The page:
It was a relentless short pitch onslaught with three fielders positioned on the legside boundary. Iyer got away with bunting one through a vacant mid-wicket but when that hole was plugged, he looked besieged and soon popped a catch there off Matthew Potts. Even Anderson, who mainly relies on swing, got Iyer in the first innings with a ball dug into his ribs that he fended down the legside into the wicketkeeper’s gloves.
That he was unable to find a solution despite knowing exactly what was coming at him made the performance pathetic. Unless Iyer can learn to either sway out of line or hook and pull with authority, India’s new middle order hope may prove to be a damp squib. Other T20 stars like Suryakumar Yadav may then get an opportunity in Tests.
With the batting lineup in such a shambles, it was left to Pant’s brilliance and Jadeja’s rising credentials with the bat to make a match of it in Edgbaston. For all his brilliance, however, Pant’s dismissals in both innings were as exasperating as ever.
England were at their wit’s end when India recovered from 98-5 in a 222-run partnership between Pant and Jadeja. Stokes resorted to the part-time off-spin of Joe Root whose obvious ploy was to buy Pant’s wicket with lollipops outside off-stump. When Pant smacked him back over his head for a six and over extra-cover for a four, Stokes applauded the bowler.
Sure enough Pant reached for one floated even wider and edged to first slip. To get out to a spinner on a first day wicket at Edgbaston when England were on the mat with a 66-over-old ball was like conceding a gimme in golf. The opposition didn’t have to do anything particularly clever or skillful to get the wicket of a set batsman approaching his 150-run mark.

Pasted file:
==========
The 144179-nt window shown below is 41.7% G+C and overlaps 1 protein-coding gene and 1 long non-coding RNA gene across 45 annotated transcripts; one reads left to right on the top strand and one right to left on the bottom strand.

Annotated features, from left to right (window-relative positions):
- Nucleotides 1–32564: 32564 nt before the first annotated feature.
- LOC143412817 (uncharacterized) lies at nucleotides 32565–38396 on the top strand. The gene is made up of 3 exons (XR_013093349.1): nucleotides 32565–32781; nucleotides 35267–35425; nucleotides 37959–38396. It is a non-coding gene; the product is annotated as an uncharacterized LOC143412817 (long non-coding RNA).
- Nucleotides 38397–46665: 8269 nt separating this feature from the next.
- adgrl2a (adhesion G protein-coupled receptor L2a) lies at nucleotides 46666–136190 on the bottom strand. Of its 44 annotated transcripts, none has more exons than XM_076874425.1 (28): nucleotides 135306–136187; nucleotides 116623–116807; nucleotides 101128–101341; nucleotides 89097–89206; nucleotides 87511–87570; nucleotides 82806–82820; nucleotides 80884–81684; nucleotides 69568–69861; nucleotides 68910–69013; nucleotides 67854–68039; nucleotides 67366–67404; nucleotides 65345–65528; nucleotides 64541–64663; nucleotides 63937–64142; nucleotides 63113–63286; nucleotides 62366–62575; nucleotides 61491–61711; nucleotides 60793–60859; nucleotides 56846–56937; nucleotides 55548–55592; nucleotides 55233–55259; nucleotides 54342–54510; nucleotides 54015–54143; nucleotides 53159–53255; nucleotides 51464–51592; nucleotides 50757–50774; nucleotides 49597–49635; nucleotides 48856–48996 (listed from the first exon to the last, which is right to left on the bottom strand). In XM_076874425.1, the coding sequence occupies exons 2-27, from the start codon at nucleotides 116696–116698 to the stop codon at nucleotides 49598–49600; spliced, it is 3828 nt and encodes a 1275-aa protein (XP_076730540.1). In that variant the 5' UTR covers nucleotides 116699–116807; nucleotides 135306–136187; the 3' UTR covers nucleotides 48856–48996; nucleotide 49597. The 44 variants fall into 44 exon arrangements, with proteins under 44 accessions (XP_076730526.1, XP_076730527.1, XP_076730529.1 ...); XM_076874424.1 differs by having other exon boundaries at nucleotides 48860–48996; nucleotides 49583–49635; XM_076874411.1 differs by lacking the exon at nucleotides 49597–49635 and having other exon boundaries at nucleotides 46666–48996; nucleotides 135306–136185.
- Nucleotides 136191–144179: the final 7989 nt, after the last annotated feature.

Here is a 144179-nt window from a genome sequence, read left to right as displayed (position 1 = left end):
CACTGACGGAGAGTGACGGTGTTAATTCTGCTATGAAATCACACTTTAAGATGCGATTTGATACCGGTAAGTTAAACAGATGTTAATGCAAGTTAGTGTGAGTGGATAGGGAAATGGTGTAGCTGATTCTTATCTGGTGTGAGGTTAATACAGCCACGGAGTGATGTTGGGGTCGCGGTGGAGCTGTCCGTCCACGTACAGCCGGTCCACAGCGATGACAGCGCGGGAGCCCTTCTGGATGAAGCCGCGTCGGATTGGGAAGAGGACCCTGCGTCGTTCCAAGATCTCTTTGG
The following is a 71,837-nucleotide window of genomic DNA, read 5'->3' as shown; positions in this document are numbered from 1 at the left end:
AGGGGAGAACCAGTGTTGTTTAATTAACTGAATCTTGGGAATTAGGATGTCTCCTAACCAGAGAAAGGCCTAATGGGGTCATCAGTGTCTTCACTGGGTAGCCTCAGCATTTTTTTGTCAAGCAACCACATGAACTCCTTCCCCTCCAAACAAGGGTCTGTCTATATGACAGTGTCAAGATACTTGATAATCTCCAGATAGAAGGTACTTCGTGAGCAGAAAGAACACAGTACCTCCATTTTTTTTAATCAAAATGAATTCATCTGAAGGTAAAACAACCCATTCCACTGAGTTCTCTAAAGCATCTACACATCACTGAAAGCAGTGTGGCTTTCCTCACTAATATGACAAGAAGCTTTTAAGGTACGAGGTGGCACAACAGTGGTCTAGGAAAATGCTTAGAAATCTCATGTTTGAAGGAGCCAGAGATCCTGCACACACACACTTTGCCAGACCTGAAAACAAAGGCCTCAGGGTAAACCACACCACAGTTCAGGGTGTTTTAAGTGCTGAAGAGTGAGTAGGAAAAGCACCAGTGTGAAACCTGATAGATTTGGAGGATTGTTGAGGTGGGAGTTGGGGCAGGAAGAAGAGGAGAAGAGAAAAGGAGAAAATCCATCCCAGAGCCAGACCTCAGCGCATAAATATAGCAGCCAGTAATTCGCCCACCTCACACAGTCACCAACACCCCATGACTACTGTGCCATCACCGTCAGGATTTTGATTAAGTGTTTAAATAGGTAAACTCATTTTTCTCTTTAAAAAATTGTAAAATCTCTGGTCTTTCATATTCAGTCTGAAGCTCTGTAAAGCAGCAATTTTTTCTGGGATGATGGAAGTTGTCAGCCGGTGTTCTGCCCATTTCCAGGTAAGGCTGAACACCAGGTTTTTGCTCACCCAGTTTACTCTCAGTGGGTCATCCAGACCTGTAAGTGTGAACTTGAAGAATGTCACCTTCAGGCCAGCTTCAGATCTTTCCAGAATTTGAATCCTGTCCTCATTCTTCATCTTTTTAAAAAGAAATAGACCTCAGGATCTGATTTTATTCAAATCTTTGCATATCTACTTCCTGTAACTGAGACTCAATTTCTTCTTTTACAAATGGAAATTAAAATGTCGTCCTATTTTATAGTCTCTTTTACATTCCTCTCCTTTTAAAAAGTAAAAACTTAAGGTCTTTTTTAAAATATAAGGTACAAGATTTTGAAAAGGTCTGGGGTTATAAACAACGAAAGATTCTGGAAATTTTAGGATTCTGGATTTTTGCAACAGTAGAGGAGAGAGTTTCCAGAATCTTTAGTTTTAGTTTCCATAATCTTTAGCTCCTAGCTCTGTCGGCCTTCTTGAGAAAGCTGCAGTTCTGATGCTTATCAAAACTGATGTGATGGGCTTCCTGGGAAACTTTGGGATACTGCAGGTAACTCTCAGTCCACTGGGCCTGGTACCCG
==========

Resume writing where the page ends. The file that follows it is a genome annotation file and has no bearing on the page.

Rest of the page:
It was a similar story in the second innings, except that it was left-arm spinner Jack Leach this time, bowling into the rough outside the left-handed Pant’s off-stump. An extravagant sweep off-balance got him a boundary off the first ball, but he soon succumbed to a reverse sweep into Joe Root’s hands at first slip. His dismissal in the 63rd over left the door ajar for England to barge back into the game. “Live by the sword, die by the sword” is the proverb usually trotted out when Pant gives his wicket away. But there’s more to it than that. It partly smacks of overconfidence and egoism, as in his dismissal to Root.
Pant is smart enough to know by now that bowlers will resort to wide balls when he’s in full flow and the conditions are in the batsman’s favour. He can choose to bide his time until bowlers come within his arc where he doesn’t have to hit shots off-balance, especially in Test cricket. Bairstow showed, for example, that he could be patient when leftarm spinner Jadeja bowled negatively outside his leg-stump into the rough.
Extravagant shots are also Pant’s way of throwing bowlers off their rhythm when he feels some pressure, as in Leach turning the ball into him from the rough in the second innings, or when he tried to reverse sweep pace bowler Chris Broad after being beaten a couple times outside off-stump. It’s when Pant learns to trust his defence and forces bowlers to earn his wicket that he will realize his full potential. He can take a leaf out of Bairstow’s book for consistency.
Luck plays a part too. Bairstow was dropped off Siraj at second slip early on in the victory chase when stand-in skipper Jasprit Bumrah made the mistake of putting Vihari in that crucial position instead of one of the regular slippers, Gill or Iyer. England’s hero probably deserved that luck because he played smarter cricket than Pant.
Sumit Chakraberty is a writer based in Bengaluru.